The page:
Returns a list of image tags that have been defined.

renpy.get_image_bounds(tag, width=None, height=None, layer='master') link

If an image with tag exists on layer, returns the bounding box of that image. Returns None if the image is not found.

The bounding box is an (x, y, width, height) tuple. The components of the tuples are expressed in pixels, and may be floating point numbers.

width, height
The width and height of the area that contains the image. If None, defaults the width and height of the screen, respectively.
layer
If None, uses the default layer for tag.
renpy.get_ordered_image_attributes(tag, attributes=(), sort=None) link

Returns a list of image tags, ordered in a way that makes sense to present to the user.

attributes
If present, only attributes that are compatible with the given attributes are considered. (Compatible means that the attributes can be in a single image at the same time.)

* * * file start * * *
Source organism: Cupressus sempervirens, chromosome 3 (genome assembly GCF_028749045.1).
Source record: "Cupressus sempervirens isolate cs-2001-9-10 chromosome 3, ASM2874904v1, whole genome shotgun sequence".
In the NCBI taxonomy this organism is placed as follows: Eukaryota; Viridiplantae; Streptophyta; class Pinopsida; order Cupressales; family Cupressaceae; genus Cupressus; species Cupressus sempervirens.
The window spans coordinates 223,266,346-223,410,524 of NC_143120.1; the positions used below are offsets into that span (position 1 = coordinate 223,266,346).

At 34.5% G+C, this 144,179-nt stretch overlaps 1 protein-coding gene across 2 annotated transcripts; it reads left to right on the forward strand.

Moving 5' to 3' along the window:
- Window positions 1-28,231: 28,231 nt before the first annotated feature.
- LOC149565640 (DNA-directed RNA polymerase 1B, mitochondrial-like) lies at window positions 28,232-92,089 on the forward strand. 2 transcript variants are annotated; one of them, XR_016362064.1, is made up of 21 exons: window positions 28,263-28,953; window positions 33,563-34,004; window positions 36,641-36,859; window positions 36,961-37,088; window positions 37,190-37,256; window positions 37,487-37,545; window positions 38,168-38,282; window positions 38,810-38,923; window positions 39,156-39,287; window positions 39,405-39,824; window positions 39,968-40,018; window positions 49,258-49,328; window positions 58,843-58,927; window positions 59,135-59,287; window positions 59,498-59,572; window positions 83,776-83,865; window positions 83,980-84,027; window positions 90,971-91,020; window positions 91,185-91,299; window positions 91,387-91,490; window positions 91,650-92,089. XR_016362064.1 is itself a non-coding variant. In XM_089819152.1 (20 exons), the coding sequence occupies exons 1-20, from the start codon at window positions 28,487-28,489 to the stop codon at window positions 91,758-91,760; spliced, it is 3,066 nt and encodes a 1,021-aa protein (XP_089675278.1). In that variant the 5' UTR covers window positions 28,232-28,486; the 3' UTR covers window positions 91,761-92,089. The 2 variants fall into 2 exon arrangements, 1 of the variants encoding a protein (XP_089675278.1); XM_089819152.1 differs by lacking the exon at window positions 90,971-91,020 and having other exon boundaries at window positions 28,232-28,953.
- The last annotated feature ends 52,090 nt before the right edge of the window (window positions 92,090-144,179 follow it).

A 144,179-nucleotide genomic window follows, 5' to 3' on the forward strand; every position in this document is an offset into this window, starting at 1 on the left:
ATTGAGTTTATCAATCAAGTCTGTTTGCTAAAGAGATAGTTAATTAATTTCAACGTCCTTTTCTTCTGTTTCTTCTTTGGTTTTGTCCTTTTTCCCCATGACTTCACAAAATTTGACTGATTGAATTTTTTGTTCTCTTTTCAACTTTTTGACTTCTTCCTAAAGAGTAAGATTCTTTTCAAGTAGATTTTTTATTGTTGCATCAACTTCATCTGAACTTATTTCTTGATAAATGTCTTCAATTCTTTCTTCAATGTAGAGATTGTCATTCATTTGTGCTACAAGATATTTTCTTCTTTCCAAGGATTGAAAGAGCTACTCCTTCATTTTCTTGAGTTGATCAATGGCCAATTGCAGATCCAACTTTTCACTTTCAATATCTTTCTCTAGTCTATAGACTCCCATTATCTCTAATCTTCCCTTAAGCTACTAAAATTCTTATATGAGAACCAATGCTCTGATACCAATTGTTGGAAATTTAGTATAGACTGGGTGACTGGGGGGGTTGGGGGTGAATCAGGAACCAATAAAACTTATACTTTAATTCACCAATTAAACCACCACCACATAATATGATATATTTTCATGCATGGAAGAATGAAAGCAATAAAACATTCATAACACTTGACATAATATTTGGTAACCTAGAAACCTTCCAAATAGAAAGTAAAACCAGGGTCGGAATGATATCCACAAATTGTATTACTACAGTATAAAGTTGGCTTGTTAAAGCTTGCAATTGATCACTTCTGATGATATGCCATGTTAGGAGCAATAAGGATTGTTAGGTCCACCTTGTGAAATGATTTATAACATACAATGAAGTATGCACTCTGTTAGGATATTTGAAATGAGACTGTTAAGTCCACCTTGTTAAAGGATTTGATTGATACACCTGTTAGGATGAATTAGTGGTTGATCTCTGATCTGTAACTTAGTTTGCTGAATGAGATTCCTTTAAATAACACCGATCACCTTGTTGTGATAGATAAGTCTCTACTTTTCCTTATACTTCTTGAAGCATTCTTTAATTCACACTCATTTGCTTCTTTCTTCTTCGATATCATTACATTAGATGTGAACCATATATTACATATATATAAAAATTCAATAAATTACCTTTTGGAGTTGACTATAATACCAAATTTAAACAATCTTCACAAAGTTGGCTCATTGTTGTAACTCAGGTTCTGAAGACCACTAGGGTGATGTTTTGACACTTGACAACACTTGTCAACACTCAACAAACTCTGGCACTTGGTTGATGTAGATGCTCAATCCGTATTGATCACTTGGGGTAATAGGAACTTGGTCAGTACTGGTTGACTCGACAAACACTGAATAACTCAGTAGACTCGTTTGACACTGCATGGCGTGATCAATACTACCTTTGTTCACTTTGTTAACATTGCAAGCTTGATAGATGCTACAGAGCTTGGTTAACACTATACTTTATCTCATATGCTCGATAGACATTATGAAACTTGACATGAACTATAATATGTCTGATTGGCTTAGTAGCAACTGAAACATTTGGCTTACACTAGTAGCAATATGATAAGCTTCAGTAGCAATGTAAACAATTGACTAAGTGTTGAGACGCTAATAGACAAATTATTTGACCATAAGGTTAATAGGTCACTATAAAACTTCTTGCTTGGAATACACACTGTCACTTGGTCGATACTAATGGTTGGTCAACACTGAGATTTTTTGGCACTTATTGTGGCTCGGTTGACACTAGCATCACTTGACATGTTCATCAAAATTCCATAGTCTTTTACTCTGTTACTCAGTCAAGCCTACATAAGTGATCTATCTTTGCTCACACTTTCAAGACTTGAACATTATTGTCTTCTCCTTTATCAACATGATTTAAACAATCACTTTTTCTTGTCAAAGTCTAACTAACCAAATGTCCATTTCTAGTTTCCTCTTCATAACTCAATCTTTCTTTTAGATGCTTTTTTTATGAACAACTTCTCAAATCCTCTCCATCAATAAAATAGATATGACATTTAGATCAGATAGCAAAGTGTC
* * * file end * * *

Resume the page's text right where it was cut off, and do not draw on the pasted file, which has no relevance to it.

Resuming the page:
sort
If not None, the returned list of attributes is sorted. This is a function that should be used as a tiebreaker.
renpy.get_placement(d) link

This gets the placement of displayable d. There's very little warranty on this information, as it might change when the displayable is rendered, and might not exist until the displayable is first rendered.

This returns an object with the following fields, each corresponding to a style property:

  • xpos
  • xanchor
  • xoffset
  • ypos
  • yanchor
  • yoffset
  • subpixel
renpy.get_showing_tags(layer='master') link

Returns the set of image tags that are currently being shown on layer

renpy.has_image(name, exact=False) link

Return true if an image with name exists, and false if no such image exists.